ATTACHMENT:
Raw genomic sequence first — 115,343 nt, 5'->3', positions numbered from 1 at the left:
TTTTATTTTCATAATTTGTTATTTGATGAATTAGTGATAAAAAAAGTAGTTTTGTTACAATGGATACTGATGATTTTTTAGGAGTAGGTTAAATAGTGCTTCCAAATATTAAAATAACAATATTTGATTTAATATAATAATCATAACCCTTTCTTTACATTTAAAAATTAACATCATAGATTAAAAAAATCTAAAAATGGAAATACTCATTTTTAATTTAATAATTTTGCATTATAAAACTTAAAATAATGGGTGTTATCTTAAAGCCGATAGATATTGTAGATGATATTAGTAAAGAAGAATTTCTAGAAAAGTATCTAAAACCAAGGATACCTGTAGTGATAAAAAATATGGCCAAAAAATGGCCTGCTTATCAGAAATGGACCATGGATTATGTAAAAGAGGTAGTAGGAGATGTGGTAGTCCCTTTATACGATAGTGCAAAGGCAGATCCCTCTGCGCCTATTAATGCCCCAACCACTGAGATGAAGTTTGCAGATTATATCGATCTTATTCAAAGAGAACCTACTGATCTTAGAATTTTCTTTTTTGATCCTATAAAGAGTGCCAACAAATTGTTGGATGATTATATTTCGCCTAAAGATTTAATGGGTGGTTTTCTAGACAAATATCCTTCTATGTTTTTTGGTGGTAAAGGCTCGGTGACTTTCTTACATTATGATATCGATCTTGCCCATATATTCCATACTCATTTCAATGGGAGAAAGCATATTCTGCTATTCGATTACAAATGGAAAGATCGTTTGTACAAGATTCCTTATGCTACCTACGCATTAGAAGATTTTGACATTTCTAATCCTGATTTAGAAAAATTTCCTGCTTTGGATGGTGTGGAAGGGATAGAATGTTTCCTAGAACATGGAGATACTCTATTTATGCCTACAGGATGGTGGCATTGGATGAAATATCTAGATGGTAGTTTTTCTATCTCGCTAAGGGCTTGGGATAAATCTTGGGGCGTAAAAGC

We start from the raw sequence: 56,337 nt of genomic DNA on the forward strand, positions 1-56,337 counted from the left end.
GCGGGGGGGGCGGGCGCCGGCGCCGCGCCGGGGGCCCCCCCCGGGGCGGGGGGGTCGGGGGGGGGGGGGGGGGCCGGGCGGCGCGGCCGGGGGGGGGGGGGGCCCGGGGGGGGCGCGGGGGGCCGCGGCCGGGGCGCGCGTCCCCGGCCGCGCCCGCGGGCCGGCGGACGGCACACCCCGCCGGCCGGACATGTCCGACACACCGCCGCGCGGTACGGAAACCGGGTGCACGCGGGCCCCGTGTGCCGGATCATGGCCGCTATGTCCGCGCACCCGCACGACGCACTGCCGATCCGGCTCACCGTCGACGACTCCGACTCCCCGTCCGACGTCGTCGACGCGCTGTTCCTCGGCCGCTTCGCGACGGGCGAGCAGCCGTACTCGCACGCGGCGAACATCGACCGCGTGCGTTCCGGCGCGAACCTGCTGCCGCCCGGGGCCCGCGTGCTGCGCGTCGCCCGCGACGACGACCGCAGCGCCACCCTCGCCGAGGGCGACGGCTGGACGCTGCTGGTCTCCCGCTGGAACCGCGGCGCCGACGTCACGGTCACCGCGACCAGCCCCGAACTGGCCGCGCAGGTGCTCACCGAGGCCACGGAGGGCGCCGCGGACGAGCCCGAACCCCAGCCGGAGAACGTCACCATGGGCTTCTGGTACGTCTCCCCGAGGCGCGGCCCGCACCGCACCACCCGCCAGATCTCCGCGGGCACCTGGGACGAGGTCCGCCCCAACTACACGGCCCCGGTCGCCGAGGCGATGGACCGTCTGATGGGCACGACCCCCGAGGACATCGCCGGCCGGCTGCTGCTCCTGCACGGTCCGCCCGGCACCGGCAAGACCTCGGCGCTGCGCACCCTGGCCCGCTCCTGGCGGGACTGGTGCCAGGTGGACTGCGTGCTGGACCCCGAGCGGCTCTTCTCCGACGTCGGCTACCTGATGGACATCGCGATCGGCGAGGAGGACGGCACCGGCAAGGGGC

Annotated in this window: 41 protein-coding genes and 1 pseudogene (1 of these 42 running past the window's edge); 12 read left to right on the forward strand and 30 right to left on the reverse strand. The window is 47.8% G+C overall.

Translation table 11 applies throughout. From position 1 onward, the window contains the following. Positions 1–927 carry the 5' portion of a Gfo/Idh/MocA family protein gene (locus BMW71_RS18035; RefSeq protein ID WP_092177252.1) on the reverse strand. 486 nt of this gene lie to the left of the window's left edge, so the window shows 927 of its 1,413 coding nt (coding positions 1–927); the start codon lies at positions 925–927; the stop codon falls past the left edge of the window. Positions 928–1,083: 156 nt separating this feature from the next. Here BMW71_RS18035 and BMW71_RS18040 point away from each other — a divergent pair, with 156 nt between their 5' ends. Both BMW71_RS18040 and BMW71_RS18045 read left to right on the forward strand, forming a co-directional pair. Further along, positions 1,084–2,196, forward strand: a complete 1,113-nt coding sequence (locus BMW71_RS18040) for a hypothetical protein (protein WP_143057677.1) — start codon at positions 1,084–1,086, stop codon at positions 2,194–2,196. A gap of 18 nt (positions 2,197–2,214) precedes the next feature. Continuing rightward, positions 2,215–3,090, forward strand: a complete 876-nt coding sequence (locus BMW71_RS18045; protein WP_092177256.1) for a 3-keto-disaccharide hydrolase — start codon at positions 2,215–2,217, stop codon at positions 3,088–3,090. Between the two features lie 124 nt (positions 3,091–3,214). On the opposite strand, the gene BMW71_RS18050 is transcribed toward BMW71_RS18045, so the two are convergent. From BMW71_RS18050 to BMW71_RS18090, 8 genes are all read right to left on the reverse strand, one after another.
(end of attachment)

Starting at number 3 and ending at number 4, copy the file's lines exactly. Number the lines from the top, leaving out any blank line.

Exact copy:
We start from the raw sequence: 56,337 nt of genomic DNA on the forward strand, positions 1-56,337 counted from the left end.
GCGGGGGGGGCGGGCGCCGGCGCCGCGCCGGGGGCCCCCCCCGGGGCGGGGGGGTCGGGGGGGGGGGGGGGGGCCGGGCGGCGCGGCCGGGGGGGGGGGGGGCCCGGGGGGGGCGCGGGGGGCCGCGGCCGGGGCGCGCGTCCCCGGCCGCGCCCGCGGGCCGGCGGACGGCACACCCCGCCGGCCGGACATGTCCGACACACCGCCGCGCGGTACGGAAACCGGGTGCACGCGGGCCCCGTGTGCCGGATCATGGCCGCTATGTCCGCGCACCCGCACGACGCACTGCCGATCCGGCTCACCGTCGACGACTCCGACTCCCCGTCCGACGTCGTCGACGCGCTGTTCCTCGGCCGCTTCGCGACGGGCGAGCAGCCGTACTCGCACGCGGCGAACATCGACCGCGTGCGTTCCGGCGCGAACCTGCTGCCGCCCGGGGCCCGCGTGCTGCGCGTCGCCCGCGACGACGACCGCAGCGCCACCCTCGCCGAGGGCGACGGCTGGACGCTGCTGGTCTCCCGCTGGAACCGCGGCGCCGACGTCACGGTCACCGCGACCAGCCCCGAACTGGCCGCGCAGGTGCTCACCGAGGCCACGGAGGGCGCCGCGGACGAGCCCGAACCCCAGCCGGAGAACGTCACCATGGGCTTCTGGTACGTCTCCCCGAGGCGCGGCCCGCACCGCACCACCCGCCAGATCTCCGCGGGCACCTGGGACGAGGTCCGCCCCAACTACACGGCCCCGGTCGCCGAGGCGATGGACCGTCTGATGGGCACGACCCCCGAGGACATCGCCGGCCGGCTGCTGCTCCTGCACGGTCCGCCCGGCACCGGCAAGACCTCGGCGCTGCGCACCCTGGCCCGCTCCTGGCGGGACTGGTGCCAGGTGGACTGCGTGCTGGACCCCGAGCGGCTCTTCTCCGACGTCGGCTACCTGATGGACATCGCGATCGGCGAGGAGGACGGCACCGGCAAGGGGC